I am back to Uber for my daily transportation needs. To be honest I never completely shifted to Careem. But I started using it more often mainly because I was disgruntled by Travis and his team’s actions last year. The change in management at Uber took care of some of that. But the major credit for my move back to Uber goes to the marketing team at Careem Pakistan.
For the past one year, I am living at my parents home. Both Uber and Careem don’t work there. Every time I landed in Lahore or Islamabad for work or family I was bombarded with promo codes by one company in particular. At first, I thought Careem cares. More because I use their service more. And I was slightly pissed at Uber for not wanting me back. But then I started using Uber one day because I felt that Careem driver was taking forever to reach to my location. So, from then onwards, I was on Uber. The fifth day of using Uber I received a promo code. Finally. A. Promo Code. A text message, an email, and an in-app notification felt too much especially when Careem already made me averse to these offers by sending me confusing promotional codes and notifications.
That changed when I opened the Uber app again the next day. To my surprise, the promo was one tap away. No more remembering or copying discount codes from the long list of text messages. Perhaps most importantly it was just one offer with seven days of validity. While these might seem like small details, they go a long way in simplifying the user experience. Also, they give an impression that the campaign is for your benefit and not just another tactic to lure you into opening the app just one more time.
Careem, on the other hand, continues to move in the opposite direction. Too many promo codes and a differently branded car for every occasion. Almost everything they are doing now a day feels like an attention-grabbing gimmick than anything serious. What’s the point of sending me a promo code of 50% discount for five rides, when you want them to be exhausted in the next 24 hours? Careem can clearly see that my routine is 1-2 rides per day at best. This might seem trivial to talk about until you start to look deeper. Careem is willing to do anything and everything to keep their users opening the application on daily basis. Some examples:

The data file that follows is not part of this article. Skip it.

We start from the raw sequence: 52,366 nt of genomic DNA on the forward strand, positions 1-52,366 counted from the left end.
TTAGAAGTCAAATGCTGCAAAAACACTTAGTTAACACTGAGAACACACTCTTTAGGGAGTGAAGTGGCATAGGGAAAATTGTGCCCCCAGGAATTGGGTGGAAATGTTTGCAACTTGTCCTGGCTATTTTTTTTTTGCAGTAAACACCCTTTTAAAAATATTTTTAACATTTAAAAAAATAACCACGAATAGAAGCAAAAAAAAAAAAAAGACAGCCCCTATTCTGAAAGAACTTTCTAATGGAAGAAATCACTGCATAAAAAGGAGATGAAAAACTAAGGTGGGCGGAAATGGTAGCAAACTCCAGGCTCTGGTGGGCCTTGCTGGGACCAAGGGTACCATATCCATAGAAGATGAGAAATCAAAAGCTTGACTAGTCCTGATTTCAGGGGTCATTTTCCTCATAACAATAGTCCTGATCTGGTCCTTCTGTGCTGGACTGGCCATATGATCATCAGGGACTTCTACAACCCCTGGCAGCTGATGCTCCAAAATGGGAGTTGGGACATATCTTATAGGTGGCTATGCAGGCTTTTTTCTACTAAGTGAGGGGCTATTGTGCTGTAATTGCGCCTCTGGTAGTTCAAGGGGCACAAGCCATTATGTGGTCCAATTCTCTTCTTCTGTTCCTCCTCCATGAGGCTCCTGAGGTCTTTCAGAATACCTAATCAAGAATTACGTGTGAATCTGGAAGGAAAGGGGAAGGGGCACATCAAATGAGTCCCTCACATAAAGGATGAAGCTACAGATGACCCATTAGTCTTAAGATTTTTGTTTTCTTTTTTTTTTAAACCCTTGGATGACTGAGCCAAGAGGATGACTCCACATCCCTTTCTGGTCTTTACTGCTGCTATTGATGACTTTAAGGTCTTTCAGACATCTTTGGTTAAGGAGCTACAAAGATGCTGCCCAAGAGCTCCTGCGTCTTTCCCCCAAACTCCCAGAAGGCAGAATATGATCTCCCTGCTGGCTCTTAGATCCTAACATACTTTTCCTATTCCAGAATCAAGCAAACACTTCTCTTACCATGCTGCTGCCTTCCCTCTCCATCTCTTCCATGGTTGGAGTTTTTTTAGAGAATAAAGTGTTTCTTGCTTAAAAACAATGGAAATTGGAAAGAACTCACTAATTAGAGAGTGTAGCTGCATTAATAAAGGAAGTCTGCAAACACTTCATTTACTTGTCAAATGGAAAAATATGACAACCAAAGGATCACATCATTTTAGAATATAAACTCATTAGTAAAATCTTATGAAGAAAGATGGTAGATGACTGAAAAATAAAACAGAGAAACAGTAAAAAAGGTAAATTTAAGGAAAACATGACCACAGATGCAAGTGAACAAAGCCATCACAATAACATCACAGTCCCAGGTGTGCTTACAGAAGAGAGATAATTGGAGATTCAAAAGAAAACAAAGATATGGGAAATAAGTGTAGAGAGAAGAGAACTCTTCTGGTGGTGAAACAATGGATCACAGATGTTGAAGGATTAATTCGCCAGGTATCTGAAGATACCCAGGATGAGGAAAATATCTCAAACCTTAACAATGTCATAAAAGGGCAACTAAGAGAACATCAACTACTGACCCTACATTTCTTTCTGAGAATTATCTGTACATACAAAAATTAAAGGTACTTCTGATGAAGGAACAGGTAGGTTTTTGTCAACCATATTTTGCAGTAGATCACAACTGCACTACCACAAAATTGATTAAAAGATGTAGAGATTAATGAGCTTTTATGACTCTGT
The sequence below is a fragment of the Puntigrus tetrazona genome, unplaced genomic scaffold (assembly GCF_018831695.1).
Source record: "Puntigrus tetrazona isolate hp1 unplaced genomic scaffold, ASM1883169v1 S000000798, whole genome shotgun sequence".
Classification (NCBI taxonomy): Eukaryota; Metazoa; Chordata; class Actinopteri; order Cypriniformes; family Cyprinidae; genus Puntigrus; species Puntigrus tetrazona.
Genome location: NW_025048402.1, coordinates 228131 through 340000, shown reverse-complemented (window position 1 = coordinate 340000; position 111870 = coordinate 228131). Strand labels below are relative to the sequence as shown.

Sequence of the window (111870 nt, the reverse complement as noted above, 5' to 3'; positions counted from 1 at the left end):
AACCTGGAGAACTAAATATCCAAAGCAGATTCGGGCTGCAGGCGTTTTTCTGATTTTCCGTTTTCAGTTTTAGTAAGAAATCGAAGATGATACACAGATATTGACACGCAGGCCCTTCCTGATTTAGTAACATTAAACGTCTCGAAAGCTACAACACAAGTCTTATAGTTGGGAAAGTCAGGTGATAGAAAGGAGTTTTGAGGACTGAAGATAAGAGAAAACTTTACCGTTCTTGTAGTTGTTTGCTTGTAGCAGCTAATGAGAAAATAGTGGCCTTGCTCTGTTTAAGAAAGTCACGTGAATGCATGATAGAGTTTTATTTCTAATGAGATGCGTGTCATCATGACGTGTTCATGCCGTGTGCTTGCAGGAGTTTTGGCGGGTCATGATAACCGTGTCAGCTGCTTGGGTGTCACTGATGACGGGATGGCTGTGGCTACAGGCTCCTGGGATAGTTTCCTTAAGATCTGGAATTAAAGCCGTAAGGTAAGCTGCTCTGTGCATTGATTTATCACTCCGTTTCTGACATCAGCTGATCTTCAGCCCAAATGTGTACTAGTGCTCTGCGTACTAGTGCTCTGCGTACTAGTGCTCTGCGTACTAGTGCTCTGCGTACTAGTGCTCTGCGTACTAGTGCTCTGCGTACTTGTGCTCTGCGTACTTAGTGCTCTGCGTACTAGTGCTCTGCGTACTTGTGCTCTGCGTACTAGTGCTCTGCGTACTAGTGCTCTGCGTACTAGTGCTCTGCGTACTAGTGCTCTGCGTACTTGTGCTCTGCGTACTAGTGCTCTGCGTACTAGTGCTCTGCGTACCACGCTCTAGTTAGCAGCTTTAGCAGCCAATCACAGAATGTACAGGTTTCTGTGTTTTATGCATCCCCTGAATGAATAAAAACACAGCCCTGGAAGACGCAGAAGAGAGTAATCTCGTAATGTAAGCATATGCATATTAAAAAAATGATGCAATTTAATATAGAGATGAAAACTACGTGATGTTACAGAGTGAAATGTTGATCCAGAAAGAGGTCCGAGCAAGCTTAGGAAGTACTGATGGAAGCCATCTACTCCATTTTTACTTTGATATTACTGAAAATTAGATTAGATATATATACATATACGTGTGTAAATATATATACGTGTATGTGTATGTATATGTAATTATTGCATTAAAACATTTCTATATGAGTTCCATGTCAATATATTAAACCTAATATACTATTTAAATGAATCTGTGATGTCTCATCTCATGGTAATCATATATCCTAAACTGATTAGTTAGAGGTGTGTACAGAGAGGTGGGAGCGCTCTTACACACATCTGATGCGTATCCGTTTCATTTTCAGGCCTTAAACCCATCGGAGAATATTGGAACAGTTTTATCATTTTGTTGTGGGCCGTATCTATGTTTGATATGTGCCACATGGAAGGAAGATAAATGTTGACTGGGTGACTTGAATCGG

- Announcing Wasim Akram as CEO. In reality, he was in-charge for one day only.
- Announcing that you will get mangoes if you ride and then having no mango car on the road. Except for bloggers and celebrities who can help Careem in PR on social streams.
- And probably the most perverse of them all: sending a notification to users that their ride with <Female Driver Name> is here while users didn’t request to begin with. Just to make them open the app and push a DAU up maybe. This is women objectification of worst kind in a society already deviled in stereotypes.
I am most certainly forgetting others and avoiding some (Rishta Aunities, Politicial Slogans etc) just to keep the sanity prevail.
The irony is that Careem was a breath of fresh air in Pakistan when it launched. Or at least it felt like because of the management crisis at Uber. They localized the content and offerings better than Uber did. But it seems like they are becoming just the worst version of local taxi drivers. Even their content seems more offensive than funny. There is a fine line between being clever and creepy. Careem is definitely falling into the latter more and more. It becomes more obvious if you look at what they are doing with their service. With every campaign that does not work or is manipulative, you are basically challenging your customer’s intelligence.
Not a wise strategy.
Seth Godin often says your product is your marketing. In the age of the Internet when your every move is open to the public and everyone has a microphone. You can’t just tell something else and do otherwise. While SMS, emails, and notifications are great “growth hacking” tools, they are not necessarily your permission to spam anyone. A spam company might seem too harsh for Careem right now. But they are getting closer. A spam is a piece of content aimed to lure you into using something which is not what was promised. And that’s effectively what Careem is doing in Pakistan. Gimmicky campaigns just to grab eyeballs and offers that have zero consumer benefit in them.
Discount codes as a lure are not something new. Claude Hopkins introduced them about a century ago. The fundamental premise behind them, however, is to bring your customers to your gate so they can see what you have to offer. In the end, your product has to be good enough to capture those customers. They are not a magic pill to everything from lead generation to customer acquisition to retention. Careem successfully replicated Uber’s business model in the MENA region. It feels like they are totally lost on what to do with it. At least the ones running it in Pakistan are.